Hepatoblastoma is a rare cancer that occurs in the liver and is most common in infants to children around 3 years of age. The liver is one of the largest organs of the body and consists of the left and right lobe. The main functions include filtration and storage of blood. Although cancer cells from hepatoblastoma may also transfer to other parts of the body, this is rare.

What are the causes of hepatoblastoma

Although the exact causes of liver cancer are unknown, some genetic conditions may increase the risk of hepatoblastoma, such as Beckwith- Wiedemann syndrome, Wilson disease, Porphyria cutanea tarda, PCT, and Familial adenomatous polyposis (FAP), etc. Other genetic problems associated with liver cancer include severe congenital metabolic problems such as Tyrosinemia, Glycogen storage diseases and alpha1-antitrypsin deficiency (AATD).

Children who are young and exposed to Hepatitis B or Hepatitis C infection or newborn biliary atresia) also has a high risk of developing hepatocellular carcinoma. Some hepatocytomas replace tumor inhibitor genes, which explains why cells grow uncontrolled.

What are the symptoms of hepatoblastoma?

The following are the most common symptoms of hepatoblastoma. However, each child may show different symptoms, depending on the size of the tumor, the time in the body, and the location of the metastasis. Symptoms may be:

There are large lumps or swollen abdomen.
Weight loss, appetite becomes worse.
Boys early adolescence.
Abdominal pain.
Nausea or vomiting.
Jaundice, yellowing eyes or skin
Fever.
Itchy skin.
The abdomen veins dilate, visible from the skin.
Symptoms of hepatoblastoma may also be consistent with other conditions, so consult a doctor to confirm the condition.

How to diagnose hepatoblastoma

In addition to a complete history of disease and health examination, the steps to diagnose hepatoblastoma may include:

biopsy

Tumor samples are taken and tested under a microscope.

Complete blood count (CBC)

Measure different blood cell sizes, quantities, and maturity with a specific volume of blood.

Blood tests

may include biochemical tests, thrombosis tests, evaluation of liver and kidney function, and genetic tests.

Computed tomography scan (CT, CAT)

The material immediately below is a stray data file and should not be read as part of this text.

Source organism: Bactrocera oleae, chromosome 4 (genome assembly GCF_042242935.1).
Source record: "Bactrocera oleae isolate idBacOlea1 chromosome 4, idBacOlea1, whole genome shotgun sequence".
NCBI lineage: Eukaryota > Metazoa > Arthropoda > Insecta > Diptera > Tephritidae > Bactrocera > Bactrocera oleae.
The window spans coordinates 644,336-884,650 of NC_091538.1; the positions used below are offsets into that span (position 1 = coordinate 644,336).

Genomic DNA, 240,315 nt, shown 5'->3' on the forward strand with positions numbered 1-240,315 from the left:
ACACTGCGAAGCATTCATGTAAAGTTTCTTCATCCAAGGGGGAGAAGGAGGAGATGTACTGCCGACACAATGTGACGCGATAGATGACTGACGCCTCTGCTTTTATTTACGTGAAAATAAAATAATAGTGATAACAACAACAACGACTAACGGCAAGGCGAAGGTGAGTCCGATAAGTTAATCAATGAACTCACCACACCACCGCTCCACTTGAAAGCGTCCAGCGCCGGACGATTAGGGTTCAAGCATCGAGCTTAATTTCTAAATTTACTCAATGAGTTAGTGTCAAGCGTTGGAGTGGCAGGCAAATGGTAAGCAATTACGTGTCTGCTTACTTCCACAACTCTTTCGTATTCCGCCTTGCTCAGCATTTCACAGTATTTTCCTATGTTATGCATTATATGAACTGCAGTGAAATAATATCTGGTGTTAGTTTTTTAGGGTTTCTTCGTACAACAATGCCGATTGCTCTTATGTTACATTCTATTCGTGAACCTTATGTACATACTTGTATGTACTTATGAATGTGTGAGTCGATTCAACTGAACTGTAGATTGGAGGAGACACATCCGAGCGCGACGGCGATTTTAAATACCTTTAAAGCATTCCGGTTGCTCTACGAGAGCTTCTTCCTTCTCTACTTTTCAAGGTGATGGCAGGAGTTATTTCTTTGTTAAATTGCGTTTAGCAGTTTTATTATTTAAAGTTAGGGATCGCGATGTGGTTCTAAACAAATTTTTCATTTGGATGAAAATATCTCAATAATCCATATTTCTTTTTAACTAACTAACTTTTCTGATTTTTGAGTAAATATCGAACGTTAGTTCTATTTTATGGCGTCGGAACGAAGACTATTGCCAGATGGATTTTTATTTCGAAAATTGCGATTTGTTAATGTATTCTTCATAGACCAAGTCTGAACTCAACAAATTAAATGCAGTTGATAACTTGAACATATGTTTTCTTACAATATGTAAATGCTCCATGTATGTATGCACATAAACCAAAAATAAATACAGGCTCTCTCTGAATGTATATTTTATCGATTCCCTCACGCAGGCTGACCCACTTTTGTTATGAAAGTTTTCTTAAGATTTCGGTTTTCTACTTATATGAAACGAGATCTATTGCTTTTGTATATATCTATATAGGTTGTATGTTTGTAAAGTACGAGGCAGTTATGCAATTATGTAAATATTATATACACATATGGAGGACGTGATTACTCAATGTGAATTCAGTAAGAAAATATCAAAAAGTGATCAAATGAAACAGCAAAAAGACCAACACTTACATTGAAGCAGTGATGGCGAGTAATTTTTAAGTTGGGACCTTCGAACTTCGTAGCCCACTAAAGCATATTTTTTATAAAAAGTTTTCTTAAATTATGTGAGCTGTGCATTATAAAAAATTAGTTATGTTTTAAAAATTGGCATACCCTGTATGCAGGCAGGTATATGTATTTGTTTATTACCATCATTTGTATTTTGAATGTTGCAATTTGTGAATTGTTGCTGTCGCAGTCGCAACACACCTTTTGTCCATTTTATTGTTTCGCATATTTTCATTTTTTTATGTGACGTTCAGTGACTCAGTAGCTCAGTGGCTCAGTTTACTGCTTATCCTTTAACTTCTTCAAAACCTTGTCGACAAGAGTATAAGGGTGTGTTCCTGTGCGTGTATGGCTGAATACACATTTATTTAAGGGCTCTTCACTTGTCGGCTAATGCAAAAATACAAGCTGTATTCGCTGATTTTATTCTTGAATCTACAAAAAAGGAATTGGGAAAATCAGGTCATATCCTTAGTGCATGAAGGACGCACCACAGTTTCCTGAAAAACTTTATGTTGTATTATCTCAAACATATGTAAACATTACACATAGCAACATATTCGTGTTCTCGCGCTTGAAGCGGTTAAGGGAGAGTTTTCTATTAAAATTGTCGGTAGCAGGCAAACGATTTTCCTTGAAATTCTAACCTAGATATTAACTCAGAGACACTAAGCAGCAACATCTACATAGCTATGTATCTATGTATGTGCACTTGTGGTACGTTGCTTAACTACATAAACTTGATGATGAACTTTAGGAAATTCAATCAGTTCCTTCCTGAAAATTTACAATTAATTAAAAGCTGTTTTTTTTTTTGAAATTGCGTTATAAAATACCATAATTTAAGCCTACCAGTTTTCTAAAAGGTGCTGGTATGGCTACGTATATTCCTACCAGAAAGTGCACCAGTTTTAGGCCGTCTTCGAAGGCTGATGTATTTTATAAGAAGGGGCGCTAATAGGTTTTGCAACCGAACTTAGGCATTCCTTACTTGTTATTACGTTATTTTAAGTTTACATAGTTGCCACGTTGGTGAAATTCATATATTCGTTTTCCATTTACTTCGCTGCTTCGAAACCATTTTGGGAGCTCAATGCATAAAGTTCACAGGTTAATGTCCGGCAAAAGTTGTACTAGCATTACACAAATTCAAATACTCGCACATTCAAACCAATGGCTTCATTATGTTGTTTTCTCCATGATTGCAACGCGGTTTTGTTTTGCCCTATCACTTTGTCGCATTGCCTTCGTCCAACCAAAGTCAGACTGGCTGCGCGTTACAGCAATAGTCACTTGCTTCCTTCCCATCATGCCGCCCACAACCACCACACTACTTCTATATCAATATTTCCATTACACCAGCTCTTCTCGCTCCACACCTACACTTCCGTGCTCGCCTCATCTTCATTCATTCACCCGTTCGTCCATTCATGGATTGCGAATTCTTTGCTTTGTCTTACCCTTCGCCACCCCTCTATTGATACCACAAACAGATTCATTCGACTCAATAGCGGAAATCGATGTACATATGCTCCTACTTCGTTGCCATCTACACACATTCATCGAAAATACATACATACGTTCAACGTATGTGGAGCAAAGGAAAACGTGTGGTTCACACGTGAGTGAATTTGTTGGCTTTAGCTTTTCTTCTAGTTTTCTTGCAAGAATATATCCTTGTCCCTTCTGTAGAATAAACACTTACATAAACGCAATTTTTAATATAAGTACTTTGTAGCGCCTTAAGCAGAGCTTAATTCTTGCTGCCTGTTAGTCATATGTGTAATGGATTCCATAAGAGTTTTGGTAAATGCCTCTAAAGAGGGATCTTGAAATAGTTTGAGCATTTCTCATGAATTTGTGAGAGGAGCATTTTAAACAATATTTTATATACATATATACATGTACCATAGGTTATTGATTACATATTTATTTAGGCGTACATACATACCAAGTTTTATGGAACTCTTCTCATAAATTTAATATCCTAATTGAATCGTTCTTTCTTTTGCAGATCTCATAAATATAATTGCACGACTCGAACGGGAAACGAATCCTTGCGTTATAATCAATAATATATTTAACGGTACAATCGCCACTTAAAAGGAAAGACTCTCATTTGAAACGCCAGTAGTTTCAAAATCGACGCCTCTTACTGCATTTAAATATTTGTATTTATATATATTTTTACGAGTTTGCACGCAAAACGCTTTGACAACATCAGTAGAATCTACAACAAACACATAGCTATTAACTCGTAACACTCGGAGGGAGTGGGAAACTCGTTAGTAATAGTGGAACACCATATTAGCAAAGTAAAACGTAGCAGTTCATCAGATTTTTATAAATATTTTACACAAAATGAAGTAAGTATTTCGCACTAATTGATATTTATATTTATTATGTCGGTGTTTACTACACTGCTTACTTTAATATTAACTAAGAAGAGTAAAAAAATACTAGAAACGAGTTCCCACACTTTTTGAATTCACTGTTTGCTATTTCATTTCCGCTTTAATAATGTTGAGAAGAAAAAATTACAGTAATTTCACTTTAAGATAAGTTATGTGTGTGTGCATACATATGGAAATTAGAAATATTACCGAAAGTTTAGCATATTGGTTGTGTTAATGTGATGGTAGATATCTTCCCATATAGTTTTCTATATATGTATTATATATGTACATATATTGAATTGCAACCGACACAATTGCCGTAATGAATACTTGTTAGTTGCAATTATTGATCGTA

is an imaging diagnostic method that combines X-ray and computer technology to create horizontal and longitudinal images of the human body. Computed tomography can show the Details, including bones, muscles, fat and organs. Computed tomography can show more detail than normal X-rays.

Magnetic resonance imaging (MRI)

imaging with large magnetic forces, radio waves and computers that provide Details of organs and structures.

X-ray

a diagnostic test that imaged invisible electromagnetic energy beams to see tissues, bones, organs in the body.

Ultrasound

uses high-frequency sound waves and computers to present images of blood vessels, tissues and organs. Ultrasound can be used to watch the function of internal organs and assess the direction of blood flow through different blood vessels.

Alpha-fetoprotein

The concentration of AFP in blood can be used to diagnose liver cancer and track the response to treatment.

What are the types of hepatoblastoma?

The cancer stage is the way to assess the extent of cancer metastasis. The staging of hepatoblastoma can be diagnosed with different symptoms. Consult a physician for staging related questions. One of the ways to determine the stage of hepatoblastoma is as follows:

Phase 1: The tumor is only in the liver and can be completely removed by surgery.

Stage 2: The tumor has been removed through surgery, but a small number of cancer cells remain in the liver.

Stage 3: The tumor is completely removed, but cancer cells can be found in adjacent lymph nodes.

Phase IV: The tumor has metastasis to other parts.

Recurrence: the disease continues to occur after treatment, which may occur again in the liver and may occur in other parts of the body.

How to treat hepatoblastoma

Treatment of hepatoblastoma varies according to the following factors:

The age, overall health and history of the child.
The extent of the disease.
Children’s tolerance to specific medications, treatments and treatments.
Expect for the course of the disease.
Your comments and preferences.
In general, the ultimate goal of treating hepatoblastoma is to remove the tumor as much as possible while maintaining liver function. Liver tissue can be regenerate after removal. Other treatments may include the following:

Surgery (removal of tumors and some or all of the liver).
Chemotherapy.
Liver transplantation.
Radiation therapy.
Alcoholic injection (Percutogeneethanol injection).
Watchful waiting.
Assessment of the rehabilitation of children

A large part of the post-healing situation is affected by the following factors:

The duration of the disease.
The size and location of the tumor.
Whether to transfer.
Tumor Response to Treatment
age and overall health of the child.
Children’s tolerance to specific medications, treatments and treatments.